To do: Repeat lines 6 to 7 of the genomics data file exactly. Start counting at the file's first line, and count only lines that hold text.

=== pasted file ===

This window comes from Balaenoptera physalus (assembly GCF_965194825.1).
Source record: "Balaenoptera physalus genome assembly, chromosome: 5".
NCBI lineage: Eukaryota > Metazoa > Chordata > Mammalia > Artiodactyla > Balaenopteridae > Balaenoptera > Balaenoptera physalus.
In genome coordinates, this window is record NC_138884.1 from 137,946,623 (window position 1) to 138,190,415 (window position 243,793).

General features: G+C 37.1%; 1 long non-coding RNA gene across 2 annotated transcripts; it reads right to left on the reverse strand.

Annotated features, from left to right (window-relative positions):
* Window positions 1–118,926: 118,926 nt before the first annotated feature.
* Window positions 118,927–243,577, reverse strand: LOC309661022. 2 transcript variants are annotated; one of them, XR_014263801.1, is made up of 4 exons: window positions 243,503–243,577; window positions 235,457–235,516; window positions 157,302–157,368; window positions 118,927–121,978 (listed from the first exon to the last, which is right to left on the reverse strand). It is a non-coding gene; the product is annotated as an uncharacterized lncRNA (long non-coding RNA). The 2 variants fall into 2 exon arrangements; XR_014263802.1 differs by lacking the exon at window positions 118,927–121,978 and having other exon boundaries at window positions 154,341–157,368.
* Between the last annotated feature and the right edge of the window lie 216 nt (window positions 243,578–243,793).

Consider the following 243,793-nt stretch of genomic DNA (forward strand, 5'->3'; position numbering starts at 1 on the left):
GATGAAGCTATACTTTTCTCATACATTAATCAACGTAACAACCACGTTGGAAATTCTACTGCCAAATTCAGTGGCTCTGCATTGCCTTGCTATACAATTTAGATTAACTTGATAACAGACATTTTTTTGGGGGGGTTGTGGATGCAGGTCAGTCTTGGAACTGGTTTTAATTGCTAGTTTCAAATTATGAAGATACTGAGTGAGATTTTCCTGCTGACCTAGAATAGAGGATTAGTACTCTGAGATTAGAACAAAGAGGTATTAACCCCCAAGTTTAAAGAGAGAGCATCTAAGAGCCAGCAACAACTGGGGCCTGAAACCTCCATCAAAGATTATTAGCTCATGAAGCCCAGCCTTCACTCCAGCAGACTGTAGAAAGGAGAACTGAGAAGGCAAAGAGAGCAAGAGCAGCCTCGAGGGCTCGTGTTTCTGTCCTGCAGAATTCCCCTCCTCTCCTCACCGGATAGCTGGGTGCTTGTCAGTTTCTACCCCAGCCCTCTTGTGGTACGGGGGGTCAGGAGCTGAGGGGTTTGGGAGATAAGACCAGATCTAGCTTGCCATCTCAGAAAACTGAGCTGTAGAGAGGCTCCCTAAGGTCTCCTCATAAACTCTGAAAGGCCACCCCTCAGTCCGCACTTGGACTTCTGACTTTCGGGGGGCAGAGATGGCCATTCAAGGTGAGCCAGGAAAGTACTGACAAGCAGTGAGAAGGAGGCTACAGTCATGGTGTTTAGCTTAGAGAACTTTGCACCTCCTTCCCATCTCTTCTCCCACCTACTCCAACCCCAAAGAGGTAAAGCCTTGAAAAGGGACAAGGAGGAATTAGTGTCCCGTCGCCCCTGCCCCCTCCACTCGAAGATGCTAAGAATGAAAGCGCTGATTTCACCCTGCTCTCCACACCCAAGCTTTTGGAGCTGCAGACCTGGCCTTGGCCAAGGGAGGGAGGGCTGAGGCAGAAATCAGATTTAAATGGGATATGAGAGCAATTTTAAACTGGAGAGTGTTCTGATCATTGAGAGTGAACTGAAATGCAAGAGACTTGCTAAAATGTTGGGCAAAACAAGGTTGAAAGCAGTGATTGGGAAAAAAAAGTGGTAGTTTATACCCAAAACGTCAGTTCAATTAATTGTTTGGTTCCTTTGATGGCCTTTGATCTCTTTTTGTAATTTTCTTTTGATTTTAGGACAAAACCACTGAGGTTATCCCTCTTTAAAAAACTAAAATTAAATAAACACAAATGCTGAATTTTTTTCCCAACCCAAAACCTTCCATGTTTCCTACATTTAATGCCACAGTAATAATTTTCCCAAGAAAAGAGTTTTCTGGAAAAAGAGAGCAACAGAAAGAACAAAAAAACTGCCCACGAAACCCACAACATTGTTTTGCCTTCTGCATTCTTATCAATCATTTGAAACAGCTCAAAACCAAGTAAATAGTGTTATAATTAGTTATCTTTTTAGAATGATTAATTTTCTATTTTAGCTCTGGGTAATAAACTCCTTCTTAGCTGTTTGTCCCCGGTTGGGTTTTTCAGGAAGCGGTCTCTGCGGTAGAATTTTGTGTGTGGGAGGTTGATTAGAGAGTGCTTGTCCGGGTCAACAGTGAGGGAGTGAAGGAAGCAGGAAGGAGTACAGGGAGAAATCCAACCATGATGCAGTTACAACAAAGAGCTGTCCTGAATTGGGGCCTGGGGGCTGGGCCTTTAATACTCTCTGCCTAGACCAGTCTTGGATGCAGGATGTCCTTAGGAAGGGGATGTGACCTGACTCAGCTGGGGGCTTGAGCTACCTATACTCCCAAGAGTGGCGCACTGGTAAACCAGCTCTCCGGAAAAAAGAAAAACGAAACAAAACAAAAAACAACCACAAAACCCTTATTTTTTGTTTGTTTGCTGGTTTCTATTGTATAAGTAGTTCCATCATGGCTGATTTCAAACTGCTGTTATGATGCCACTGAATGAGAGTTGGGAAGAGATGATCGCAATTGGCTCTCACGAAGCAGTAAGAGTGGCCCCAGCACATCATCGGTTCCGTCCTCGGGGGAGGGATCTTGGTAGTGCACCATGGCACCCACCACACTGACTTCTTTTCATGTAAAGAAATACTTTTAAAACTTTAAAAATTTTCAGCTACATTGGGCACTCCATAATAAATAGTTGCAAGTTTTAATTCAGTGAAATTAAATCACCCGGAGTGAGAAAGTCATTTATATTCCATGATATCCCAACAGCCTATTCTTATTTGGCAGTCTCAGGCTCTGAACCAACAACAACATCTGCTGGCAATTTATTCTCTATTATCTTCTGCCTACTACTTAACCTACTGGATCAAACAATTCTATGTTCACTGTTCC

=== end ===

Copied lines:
Annotated features, from left to right (window-relative positions):
* Window positions 1–118,926: 118,926 nt before the first annotated feature.